The study was published on the Web site of the British Medical journal The Lancet Infectious diseases.
“The message here is so strong and so logical that it is difficult for us to ignore it,” said Dr. Ralph Brindisi, vice president of the American College of Cardiology. “If we can convince cardiac patients to get vaccinated against the flu, eventually that could save lives.”
Approximately one-third of patients with heart problems in the United States receive their vaccine regularly.
Doctors have long known that influenza viruses can aggravate pre-existing medical problems, and that cardiac patients are especially vulnerable during pandemics. Influenza viruses cause inflammation in the body, usually in the lungs. But they can also cause inflammation in the heart itself or in the coronary arteries, which could cause dangerous clots to fall out and generate a heart attack.
Once heart patients get sick with the flu, they are also more vulnerable to complications such as pneumonia or other infections.
“We know that influenza vaccine is effective in preventing influenza and therefore theoretically should be effective in preventing influenza complications,” said Andrew Hayward of University College of London, one of the authors of the research.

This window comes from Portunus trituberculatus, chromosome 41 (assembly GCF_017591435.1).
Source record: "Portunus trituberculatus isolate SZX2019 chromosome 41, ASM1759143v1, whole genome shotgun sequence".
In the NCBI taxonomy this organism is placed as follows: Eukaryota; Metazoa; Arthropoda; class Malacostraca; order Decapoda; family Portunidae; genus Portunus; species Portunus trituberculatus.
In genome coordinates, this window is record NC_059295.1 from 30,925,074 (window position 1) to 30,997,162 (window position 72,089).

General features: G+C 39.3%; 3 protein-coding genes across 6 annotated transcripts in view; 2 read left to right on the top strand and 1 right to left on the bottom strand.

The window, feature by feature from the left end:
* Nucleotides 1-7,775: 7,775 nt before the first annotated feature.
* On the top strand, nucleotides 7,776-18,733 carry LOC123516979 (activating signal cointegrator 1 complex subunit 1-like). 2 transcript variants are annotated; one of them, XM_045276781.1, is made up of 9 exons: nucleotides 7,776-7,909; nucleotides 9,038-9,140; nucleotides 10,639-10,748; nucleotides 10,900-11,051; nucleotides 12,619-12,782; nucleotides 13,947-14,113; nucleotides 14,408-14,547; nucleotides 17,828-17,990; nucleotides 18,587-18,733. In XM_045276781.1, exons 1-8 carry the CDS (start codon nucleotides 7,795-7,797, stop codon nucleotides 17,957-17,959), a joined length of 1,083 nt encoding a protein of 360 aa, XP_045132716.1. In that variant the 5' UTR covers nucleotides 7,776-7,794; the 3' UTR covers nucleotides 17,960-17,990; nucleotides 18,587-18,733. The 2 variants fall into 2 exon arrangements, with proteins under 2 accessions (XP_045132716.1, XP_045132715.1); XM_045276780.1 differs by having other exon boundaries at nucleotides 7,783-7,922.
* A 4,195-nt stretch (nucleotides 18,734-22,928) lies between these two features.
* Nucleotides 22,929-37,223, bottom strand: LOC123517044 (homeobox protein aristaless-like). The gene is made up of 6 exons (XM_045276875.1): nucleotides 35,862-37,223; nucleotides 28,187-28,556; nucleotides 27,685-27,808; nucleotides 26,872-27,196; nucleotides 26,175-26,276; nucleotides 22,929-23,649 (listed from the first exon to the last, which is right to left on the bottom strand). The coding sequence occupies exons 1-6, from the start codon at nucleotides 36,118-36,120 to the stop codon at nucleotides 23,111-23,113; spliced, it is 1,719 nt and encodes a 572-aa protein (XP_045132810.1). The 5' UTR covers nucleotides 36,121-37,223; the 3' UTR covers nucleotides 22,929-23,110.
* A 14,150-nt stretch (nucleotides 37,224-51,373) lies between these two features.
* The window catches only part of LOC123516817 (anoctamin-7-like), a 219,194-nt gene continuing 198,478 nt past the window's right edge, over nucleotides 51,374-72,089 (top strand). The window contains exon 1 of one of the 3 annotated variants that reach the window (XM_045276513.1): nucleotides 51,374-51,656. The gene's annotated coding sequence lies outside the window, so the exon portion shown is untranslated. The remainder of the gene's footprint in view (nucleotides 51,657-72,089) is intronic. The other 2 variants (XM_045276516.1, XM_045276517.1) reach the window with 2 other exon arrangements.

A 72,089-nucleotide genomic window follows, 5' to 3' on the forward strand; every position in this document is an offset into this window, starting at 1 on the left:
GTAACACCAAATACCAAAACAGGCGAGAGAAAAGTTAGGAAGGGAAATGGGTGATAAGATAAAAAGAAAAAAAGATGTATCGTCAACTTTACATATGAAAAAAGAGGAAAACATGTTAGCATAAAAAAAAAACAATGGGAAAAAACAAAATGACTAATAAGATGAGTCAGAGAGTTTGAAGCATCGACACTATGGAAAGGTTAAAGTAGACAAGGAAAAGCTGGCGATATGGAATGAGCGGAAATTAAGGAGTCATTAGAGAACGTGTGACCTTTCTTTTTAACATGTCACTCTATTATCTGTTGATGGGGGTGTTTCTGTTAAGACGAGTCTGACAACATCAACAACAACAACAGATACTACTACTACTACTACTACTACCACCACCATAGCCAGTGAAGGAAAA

He said that two of the studies analyzed showed that heart patients who received an injection with the vaccine suffered fewer strokes than those who did not obtain it.
Hayward said that influenza viruses could act merely as factors that trigger heart attacks in patients with cardiovascular problems.
The flu could cause an event that might have happened anyway, he added.
Experts are not sure if the results of the study apply to healthy people with no history of heart problems. But they do say that influenza viruses could trigger heart attacks in people without apparent heart disease, if they have risk factors such as hypertension or overweight.
For patients with heart problems, doctors said the evidence is clear.